Carefully, the two creep through the jungle towards the noise. A tribal ceremony is taking place, with drumming and trance-like dancing around a fire. Jamie and Claire crouch in the reeds, watching. It is reminiscent of the way Frank and Claire watched the original dancers at the stones in the very first episode of season 1 and indeed, as Claire watches, the figures morph with the women she had seen back then. 

Her reverie is abruptly interrupted however, as Jamie and Claire are discovered by one of the slaves, and brought into the centre of the ceremony at knife point. But just as they appear to be in grave danger, a man shouts Jamie’s name. It is Willoughby. “They are with me,” Willoughby says to the leader of the slaves. The man nods and the slaves disperse, leaving a shocked Claire and Jamie to ask Willoughby what he is doing there.

Willoughby explains that he is with Margaret Campbell, indicating that the people had heard of Margaret’s gifts and had asked her to come. He indicates behind him, to where Margaret is standing, talking to one of the slaves. “She is the first woman to truly see me,” Willoughby continues, “the man that I am. And I see her. We wish to be together.”   

Willoughby tells them that after tonight, he and Margaret will go to Martinique and make a home there. Placing a hand on Willoughby’s shoulder, Jamie asks if he has seen Young Ian. Willoughby says that he hasn’t, prompting Claire to suggest that perhaps Margaret has, explaining that Ian is with Mrs Abernathy. 

They walk over to Margaret. She is friendly and pleased to see Claire, who remarks that Margaret looks well. 

But when Margaret sees Jamie, she changes. Taking his hand, a vision begins. “I see you,” she says, in an altered voice. She describes the battlefield of Culloden as an orchard of blood and mentions the rabbit that Jamie had watched in his delirious state. He wrenches his hand away, with a shocked “Christ”. He has told no one of the rabbit and this unnerves him. Then Margaret turns to Claire and describes the bird on the windowsill. It is the bird that Claire had told Jamie of, the one that she used to imagine was him.

Again, there is no way for Margaret to know this and Claire is similarly unnerved.  But then Margaret takes both of their hands and it is the voice of Brianna that she is channelling. She tells Jamie that she knew it was him and that she loves him. He smiles, despite the strangeness: this is what he longs for. Then Margaret kisses Claire on the cheek, saying “You too, Mama” and Claire is similarly moved. But then Margaret looks frightened, talking of the monster and saying “Abandawe”. Claire remembers that this is the cave that Margaret had spoken about before, but before she can get any more information, Margaret says that the monster is coming, as Archibald Campbell strides towards them.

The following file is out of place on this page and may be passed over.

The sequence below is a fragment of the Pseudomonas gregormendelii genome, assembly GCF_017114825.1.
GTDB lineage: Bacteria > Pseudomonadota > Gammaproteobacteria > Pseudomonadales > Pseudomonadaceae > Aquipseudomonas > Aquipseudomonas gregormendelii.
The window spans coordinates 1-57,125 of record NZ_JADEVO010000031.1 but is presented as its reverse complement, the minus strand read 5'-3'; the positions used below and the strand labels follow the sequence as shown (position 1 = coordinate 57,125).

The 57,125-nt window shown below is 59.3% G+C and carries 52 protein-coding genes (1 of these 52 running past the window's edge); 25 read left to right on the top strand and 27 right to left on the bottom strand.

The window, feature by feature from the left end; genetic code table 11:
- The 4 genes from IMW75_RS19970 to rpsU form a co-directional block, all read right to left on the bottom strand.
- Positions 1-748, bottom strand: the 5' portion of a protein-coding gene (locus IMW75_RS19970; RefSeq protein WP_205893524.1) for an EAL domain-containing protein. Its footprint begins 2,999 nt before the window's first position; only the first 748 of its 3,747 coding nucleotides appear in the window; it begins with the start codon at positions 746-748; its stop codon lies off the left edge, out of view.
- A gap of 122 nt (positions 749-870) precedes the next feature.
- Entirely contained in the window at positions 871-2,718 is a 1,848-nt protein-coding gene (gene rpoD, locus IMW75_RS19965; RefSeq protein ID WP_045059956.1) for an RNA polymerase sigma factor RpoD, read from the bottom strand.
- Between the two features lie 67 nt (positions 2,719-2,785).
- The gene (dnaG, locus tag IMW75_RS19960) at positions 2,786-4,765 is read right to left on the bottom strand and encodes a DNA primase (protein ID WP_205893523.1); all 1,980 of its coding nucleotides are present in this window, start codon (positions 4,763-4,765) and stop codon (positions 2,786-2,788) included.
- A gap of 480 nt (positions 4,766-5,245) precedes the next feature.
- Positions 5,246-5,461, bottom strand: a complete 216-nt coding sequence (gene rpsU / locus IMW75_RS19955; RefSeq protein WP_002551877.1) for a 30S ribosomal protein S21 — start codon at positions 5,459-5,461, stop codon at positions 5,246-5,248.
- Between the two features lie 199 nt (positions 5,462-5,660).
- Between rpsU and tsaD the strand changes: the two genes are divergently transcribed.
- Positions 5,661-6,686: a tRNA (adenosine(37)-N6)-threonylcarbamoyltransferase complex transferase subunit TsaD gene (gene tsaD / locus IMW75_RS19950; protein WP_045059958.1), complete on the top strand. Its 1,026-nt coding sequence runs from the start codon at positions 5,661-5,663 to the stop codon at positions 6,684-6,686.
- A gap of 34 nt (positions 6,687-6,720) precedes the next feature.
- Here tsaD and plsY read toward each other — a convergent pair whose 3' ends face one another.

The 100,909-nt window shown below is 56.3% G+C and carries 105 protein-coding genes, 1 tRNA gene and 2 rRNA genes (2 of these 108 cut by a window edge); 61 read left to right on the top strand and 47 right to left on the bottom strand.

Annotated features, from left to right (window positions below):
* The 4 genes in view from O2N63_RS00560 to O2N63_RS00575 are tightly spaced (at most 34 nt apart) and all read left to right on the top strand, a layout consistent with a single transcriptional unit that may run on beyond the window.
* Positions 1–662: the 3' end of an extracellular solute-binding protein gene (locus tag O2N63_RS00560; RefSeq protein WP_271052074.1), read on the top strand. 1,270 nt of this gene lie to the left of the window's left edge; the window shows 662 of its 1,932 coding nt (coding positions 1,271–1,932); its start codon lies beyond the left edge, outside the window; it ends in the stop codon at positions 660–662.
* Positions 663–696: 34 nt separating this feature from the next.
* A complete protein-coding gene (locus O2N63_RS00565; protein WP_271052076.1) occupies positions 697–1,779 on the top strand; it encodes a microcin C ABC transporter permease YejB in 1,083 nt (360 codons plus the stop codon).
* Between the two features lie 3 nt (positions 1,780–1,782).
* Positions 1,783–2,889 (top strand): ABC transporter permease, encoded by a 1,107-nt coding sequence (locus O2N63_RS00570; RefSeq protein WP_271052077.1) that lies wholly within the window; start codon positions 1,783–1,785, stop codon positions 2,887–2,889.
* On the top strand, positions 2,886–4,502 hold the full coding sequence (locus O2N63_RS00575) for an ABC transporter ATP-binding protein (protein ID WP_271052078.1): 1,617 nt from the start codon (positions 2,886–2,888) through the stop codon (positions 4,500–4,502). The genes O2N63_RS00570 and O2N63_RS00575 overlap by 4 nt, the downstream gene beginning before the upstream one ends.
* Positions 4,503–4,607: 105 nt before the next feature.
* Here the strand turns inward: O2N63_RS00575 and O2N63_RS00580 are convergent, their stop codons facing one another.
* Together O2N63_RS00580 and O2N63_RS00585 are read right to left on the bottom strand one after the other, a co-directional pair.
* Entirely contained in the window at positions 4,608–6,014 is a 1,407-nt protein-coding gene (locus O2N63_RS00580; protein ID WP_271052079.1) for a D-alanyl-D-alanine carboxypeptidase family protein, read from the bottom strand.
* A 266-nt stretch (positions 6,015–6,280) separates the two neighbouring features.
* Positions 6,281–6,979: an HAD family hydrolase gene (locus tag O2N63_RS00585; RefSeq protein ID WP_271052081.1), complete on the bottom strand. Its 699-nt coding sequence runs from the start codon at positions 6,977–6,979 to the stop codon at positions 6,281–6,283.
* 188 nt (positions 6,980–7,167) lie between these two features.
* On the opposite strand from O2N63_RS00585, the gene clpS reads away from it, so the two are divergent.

While Willoughby tells Archibald that he is not welcome, Campbell admonishes his sister, asking her if she has forgotten about their wealthy patron, Mrs Abernathy. Jamie asks Archibald what he has to do with the woman who has his nephew. Campbell replies that he knows nothing about young Ian, but is only concerned with the Brahan Seer and the prophecy of the 200 year old baby. At this, Claire looks shocked. 

Campbell explains that according to the prophecy, a new king will rise upon the death of a 200 year old baby and Claire realises the danger that Bree is in. She moves a short distance away, to check the photos and calls for Jamie. She asks Jamie if he has the photo of Bree with the dog, but he hasn’t. 

Against the backdrop of the tribal ceremony which has recommenced, two scenes happen simultaneously. First, Campbell is telling Margaret that they are leaving. But Willoughby defends his true love. When Archibald attempts to grab hold of his sister, Willoughby pushes him away, saying that he knows what Campbell has done to her and that he is not worthy of her. 

Next, as the ceremony becomes more frenzied, Claire tells Jamie that Geillis must have taken the photograph. She explains how she had told Geillis of Bree and the fact that Geillis had met her in 1968, leading Geillis to believe that Bree is the 200 year old baby. 

Campbell is holding the stick, threatening Margaret. But this Margaret is stronger. She stands up to Archibald, telling him that he had forced her to tell fortunes in riddles, but she won’t do so any longer. Campbell lunges for Margaret, but Willoughby grabs him.

Claire and Jamie realise that Geillis is going to go back to 1968 to kill Bree. Jamie says that they need to find Geillis immediately and Claire tells him of the cave that both Father Fogden and Margaret had mentioned: Abandawe. It is a place like Craigh na Dun, where people disappear, she says. 
“Abandawe,” Jamie echoes.

A slave bites off the head of a chicken and drains the blood into a bowl, at the same time that Willoughby snaps Archibald’s neck. 

Jamie and Claire reemerge in the clearing to see Willoughby comforting Margaret, the tribal leader drinking the chicken’s blood and a group of slaves converging on Archibald’s body. Death is everywhere. Jamie asks one of the slaves about Abandawe. “A bad place,” the slave replies. Jamie asks the man to take them there, but he refuses. If the boy is there, the slave says, he will die, as will they if they follow. Taking hold of Claire’s hand, an undeterred Jamie takes the torch from the slave and heads in the direction that he had pointed, turning back briefly to see Archibald Campbell’s lifeless body being lifted high by the slaves, as Willoughby and Margaret look on. What happens next can only be imagined, as the attention now is on the fate of young Ian.